Grower2Grower Invited to the BNZ tent
This year, I have been given the wonderful opportunity to work alongside the BNZ Fieldays team at Mystery Creek, Hamilton, from Wednesday the 12th of June until Friday the 14th of June. It was a quick and definite ‘Yes’ when I was asked by the BNZ. My main role is to promote the greenhouse industry to horticulture and agricultural farmers, highlighting the opportunities that protected cropping offers.
Anything can be grown in a greenhouse, of course it is not feasible, from a profitability perspective, to grow certain products in greenhouses currently. However, I predict (by using my crystal ball) and would not be surprised if we see many new crops grown in high tech greenhouse structures in the future. An example is cherry crops, traditionally grown outdoors, but are now grown in greenhouse structures that can be nearly fully opened and fully closed. It is called protected cropping for a reason and the further our markets expand, and food security and sustainability becomes more and more important, so will protecting high value crops. Greenhouses offer this protection and therefore great opportunity. Berries are an obvious choice for expansion into greenhouses, as is now the case in Belgium and Holland. Fresh berries have short shelf lives, to stay fresh, if imported from overseas, is near impossible unless air freighted (not to mention the carbon foot print). So, this is an obvious market that could look at expanding almost immediately. Taking that scenario one step further, high tech, heated, supplementary lighting of berry crops would give an option of winter harvest but with summer production. It would not mean exorbitant prices in the shops but a sustainable price as production would be constant and high. I would not be surprised to see kiwifruit, apples and grapes, to be looked at as a serious option for some type of protected cropping in the future. Bringing traditional outdoor crops into a greenhouse environment may even open up new regions for expansion. Perhaps the West Coast could grow kiwifruit if it was protected from the high rain fall?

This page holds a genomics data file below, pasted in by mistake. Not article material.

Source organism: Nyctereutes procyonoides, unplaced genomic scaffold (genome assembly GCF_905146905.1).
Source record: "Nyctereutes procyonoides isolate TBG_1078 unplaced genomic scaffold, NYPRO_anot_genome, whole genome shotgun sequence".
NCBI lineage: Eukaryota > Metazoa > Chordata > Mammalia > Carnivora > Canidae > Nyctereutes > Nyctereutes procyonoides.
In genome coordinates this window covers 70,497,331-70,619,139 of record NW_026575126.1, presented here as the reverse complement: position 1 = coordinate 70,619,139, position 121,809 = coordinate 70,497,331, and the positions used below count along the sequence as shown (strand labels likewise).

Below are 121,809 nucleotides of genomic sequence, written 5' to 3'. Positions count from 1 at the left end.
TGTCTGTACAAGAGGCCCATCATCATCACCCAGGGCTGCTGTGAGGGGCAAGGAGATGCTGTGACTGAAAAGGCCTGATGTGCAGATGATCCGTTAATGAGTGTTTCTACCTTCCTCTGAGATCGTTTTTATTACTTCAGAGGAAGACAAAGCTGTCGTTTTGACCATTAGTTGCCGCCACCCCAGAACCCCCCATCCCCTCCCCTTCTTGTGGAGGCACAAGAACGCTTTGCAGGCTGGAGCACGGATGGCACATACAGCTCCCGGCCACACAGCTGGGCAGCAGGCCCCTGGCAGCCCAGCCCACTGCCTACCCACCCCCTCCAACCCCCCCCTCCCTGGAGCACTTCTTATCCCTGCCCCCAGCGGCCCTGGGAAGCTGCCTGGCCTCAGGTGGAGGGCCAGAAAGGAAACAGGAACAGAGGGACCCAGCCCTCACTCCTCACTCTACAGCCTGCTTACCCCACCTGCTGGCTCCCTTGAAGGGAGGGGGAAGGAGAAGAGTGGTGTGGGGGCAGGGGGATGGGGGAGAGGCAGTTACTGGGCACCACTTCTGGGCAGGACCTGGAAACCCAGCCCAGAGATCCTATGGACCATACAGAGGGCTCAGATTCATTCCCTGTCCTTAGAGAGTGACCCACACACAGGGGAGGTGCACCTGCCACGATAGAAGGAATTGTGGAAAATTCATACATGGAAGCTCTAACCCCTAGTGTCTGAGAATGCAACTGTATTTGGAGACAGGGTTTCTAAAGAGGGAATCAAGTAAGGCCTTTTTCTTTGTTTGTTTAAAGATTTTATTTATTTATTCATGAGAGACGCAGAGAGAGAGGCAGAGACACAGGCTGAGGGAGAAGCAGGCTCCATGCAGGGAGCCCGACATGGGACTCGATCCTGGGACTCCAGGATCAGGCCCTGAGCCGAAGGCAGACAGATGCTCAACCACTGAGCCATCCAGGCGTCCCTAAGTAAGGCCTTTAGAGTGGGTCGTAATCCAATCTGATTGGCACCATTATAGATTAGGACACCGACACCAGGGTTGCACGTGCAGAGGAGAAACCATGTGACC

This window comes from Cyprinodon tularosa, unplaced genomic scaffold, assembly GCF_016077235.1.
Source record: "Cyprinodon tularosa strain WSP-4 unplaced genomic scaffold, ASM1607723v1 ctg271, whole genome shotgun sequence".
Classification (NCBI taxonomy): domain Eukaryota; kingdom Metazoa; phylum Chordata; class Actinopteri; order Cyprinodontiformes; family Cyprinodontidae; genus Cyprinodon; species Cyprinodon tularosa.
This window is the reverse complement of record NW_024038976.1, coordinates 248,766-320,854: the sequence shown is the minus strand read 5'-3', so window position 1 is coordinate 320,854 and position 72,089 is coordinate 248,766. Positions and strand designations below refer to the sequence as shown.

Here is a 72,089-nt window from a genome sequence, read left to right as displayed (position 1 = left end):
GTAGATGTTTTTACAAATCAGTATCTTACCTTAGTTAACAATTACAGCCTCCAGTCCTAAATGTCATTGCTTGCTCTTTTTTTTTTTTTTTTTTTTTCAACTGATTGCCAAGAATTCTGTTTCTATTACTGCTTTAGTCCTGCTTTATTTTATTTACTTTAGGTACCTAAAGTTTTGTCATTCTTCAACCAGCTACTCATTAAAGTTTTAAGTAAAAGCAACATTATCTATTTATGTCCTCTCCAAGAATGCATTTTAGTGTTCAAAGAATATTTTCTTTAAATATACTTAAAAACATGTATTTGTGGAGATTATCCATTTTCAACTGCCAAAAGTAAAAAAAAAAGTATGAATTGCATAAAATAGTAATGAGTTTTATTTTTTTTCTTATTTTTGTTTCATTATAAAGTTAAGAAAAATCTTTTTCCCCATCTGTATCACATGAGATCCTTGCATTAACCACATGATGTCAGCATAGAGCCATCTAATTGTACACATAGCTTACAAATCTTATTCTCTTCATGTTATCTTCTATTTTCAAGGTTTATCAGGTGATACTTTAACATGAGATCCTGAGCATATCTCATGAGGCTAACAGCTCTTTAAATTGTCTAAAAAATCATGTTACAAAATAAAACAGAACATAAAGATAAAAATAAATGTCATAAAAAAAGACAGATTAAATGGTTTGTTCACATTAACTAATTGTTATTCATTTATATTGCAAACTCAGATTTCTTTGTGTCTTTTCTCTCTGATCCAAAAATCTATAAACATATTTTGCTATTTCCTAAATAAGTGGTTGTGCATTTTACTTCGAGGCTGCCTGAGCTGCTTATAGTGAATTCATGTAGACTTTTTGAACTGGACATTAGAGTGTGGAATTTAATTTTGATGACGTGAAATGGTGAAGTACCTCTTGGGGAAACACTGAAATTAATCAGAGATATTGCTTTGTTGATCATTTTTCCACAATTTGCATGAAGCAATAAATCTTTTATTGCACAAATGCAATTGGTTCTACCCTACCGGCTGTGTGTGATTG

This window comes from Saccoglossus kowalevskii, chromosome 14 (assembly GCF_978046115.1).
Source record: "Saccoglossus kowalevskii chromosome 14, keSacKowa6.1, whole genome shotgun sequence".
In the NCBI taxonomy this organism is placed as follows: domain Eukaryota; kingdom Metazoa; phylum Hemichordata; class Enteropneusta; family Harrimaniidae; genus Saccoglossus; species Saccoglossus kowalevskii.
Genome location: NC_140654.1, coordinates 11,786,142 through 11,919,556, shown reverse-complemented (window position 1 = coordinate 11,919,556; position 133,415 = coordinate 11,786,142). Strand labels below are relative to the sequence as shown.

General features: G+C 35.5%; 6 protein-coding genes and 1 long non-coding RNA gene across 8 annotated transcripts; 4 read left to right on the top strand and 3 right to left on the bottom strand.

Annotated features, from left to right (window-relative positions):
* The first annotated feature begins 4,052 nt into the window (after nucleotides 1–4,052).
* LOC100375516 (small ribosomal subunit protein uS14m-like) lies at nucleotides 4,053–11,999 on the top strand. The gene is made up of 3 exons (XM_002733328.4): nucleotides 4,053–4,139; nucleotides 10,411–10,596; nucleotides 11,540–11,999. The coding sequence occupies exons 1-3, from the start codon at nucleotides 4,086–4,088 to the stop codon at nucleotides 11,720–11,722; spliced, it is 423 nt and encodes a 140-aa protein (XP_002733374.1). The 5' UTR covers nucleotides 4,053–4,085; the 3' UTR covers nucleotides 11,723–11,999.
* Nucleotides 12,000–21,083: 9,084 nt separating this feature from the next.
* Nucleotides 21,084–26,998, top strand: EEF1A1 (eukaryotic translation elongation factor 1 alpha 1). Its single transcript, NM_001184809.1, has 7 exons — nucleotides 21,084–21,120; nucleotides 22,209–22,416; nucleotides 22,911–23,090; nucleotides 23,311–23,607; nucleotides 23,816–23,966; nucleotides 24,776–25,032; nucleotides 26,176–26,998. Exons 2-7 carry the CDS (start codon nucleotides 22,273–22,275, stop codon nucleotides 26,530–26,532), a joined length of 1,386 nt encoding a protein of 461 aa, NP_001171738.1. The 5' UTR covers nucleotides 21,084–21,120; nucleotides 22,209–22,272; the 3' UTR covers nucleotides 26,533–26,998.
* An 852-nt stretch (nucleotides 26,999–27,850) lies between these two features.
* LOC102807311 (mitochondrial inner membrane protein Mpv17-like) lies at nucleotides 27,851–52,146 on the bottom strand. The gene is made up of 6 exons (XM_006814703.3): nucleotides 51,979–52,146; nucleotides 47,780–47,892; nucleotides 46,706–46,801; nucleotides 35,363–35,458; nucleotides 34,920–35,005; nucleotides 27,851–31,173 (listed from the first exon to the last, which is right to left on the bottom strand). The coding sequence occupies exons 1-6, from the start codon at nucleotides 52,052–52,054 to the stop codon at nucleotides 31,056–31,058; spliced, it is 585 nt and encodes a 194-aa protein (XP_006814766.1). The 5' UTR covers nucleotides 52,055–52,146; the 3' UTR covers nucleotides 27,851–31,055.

Even, traditional vegetable crops grown in New Zealand are still expanding. There will be a constant need to rebuild, or retrofit older greenhouses and with a growing population who are eating healthier the need for fresh product grown in greenhouse will continue to expand. New export markets and opportunities will hopefully arise, the larger the populations in our main trading partners in Asia become. New Zealand offers a clean, green option as well as food security for those larger populations. We also have a very good climate and with new potential energy technology available business cases should be considered.
If you are at Fieldays come and have a chat, I will be in tent F 60 from 9 am – 4 pm each day. Special thanks to the BNZ for offering me the opportunity to promote our industry to the rural community. Follow the link and type in BNZ to find where I will be. https://d2zhd512qvvt22.cloudfront.net/
Fieldays 12th to 16th June 2019. Remember your gumboots.
I always look forward to the tractors! Can't take the boy out of me just yet.